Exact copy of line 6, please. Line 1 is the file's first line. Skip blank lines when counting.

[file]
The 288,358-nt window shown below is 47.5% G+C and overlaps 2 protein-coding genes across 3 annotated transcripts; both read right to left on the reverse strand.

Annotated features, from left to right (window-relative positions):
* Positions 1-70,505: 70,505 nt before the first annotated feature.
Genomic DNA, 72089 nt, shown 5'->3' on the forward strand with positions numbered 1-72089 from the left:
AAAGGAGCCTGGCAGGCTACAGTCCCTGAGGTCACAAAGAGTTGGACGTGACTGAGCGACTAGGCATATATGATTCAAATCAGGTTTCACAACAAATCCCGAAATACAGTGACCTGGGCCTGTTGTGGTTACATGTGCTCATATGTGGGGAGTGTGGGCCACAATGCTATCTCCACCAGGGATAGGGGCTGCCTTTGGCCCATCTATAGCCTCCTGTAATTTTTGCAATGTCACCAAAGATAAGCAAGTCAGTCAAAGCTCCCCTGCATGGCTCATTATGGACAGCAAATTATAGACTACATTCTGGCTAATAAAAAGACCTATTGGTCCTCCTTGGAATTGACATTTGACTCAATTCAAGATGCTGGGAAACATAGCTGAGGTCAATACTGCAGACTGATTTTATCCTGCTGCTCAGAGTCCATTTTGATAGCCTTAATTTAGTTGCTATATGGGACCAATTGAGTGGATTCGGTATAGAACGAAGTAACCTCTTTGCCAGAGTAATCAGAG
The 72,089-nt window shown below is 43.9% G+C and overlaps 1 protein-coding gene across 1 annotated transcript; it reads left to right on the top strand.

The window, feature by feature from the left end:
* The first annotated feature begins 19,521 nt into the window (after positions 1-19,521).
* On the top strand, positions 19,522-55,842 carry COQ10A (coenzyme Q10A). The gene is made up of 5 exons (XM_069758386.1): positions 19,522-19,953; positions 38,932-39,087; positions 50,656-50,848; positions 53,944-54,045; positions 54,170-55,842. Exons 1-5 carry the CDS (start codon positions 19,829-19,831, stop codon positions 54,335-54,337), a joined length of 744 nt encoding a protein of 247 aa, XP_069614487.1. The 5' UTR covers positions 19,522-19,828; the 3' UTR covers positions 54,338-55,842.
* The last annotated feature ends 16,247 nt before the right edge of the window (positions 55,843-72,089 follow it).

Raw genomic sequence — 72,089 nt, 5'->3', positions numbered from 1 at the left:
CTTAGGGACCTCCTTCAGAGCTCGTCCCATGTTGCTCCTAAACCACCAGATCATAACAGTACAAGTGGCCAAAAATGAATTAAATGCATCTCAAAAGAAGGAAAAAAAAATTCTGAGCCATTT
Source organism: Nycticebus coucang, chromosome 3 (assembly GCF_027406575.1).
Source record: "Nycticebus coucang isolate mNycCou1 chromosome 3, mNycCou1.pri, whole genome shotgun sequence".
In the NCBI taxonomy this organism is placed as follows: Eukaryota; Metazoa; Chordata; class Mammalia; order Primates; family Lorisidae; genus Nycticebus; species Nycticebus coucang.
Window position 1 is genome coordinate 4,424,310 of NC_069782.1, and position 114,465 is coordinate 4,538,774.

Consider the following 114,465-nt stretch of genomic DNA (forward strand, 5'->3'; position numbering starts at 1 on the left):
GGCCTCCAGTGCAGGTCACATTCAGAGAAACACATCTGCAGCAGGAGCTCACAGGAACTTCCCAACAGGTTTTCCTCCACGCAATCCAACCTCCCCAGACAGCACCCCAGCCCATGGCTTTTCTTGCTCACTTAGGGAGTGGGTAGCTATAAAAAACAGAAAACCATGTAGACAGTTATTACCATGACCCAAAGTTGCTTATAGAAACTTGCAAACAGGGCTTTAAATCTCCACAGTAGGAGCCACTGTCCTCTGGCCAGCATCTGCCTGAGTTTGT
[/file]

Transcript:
The 72,089-nt window shown below is 43.9% G+C and overlaps 1 protein-coding gene across 1 annotated transcript; it reads left to right on the top strand.